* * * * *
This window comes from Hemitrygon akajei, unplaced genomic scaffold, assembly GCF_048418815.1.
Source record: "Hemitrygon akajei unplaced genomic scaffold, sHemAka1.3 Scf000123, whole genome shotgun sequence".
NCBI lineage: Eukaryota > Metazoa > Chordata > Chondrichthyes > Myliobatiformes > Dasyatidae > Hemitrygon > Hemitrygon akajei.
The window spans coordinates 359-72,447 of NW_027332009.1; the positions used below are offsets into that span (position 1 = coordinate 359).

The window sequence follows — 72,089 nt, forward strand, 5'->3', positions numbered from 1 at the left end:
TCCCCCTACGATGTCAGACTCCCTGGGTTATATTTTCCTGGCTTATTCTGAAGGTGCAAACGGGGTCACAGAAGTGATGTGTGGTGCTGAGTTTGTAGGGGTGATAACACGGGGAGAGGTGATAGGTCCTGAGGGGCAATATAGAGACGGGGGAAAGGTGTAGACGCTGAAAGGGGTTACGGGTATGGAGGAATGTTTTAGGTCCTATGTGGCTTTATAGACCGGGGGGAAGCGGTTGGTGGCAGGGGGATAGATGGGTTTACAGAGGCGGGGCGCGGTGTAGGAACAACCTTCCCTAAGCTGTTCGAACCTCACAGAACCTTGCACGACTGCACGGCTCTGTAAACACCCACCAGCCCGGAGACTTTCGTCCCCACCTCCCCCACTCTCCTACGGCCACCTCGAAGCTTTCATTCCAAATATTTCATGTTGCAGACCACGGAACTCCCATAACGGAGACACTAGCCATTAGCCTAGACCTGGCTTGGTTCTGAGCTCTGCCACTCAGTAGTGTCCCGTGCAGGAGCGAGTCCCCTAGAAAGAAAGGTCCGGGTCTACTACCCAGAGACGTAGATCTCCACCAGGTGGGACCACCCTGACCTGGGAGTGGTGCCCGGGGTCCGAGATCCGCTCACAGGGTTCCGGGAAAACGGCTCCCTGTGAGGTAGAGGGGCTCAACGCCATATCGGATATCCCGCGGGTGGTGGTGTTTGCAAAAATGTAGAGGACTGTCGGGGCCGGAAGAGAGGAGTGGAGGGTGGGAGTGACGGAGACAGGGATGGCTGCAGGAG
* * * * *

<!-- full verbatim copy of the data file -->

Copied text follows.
This window comes from Hemitrygon akajei, unplaced genomic scaffold, assembly GCF_048418815.1.
Source record: "Hemitrygon akajei unplaced genomic scaffold, sHemAka1.3 Scf000123, whole genome shotgun sequence".
NCBI lineage: Eukaryota > Metazoa > Chordata > Chondrichthyes > Myliobatiformes > Dasyatidae > Hemitrygon > Hemitrygon akajei.
The window spans coordinates 359-72,447 of NW_027332009.1; the positions used below are offsets into that span (position 1 = coordinate 359).

The window sequence follows — 72,089 nt, forward strand, 5'->3', positions numbered from 1 at the left end:
TCCCCCTACGATGTCAGACTCCCTGGGTTATATTTTCCTGGCTTATTCTGAAGGTGCAAACGGGGTCACAGAAGTGATGTGTGGTGCTGAGTTTGTAGGGGTGATAACACGGGGAGAGGTGATAGGTCCTGAGGGGCAATATAGAGACGGGGGAAAGGTGTAGACGCTGAAAGGGGTTACGGGTATGGAGGAATGTTTTAGGTCCTATGTGGCTTTATAGACCGGGGGGAAGCGGTTGGTGGCAGGGGGATAGATGGGTTTACAGAGGCGGGGCGCGGTGTAGGAACAACCTTCCCTAAGCTGTTCGAACCTCACAGAACCTTGCACGACTGCACGGCTCTGTAAACACCCACCAGCCCGGAGACTTTCGTCCCCACCTCCCCCACTCTCCTACGGCCACCTCGAAGCTTTCATTCCAAATATTTCATGTTGCAGACCACGGAACTCCCATAACGGAGACACTAGCCATTAGCCTAGACCTGGCTTGGTTCTGAGCTCTGCCACTCAGTAGTGTCCCGTGCAGGAGCGAGTCCCCTAGAAAGAAAGGTCCGGGTCTACTACCCAGAGACGTAGATCTCCACCAGGTGGGACCACCCTGACCTGGGAGTGGTGCCCGGGGTCCGAGATCCGCTCACAGGGTTCCGGGAAAACGGCTCCCTGTGAGGTAGAGGGGCTCAACGCCATATCGGATATCCCGCGGGTGGTGGTGTTTGCAAAAATGTAGAGGACTGTCGGGGCCGGAAGAGAGGAGTGGAGGGTGGGAGTGACGGAGACAGGGATGGCTGCAGGAG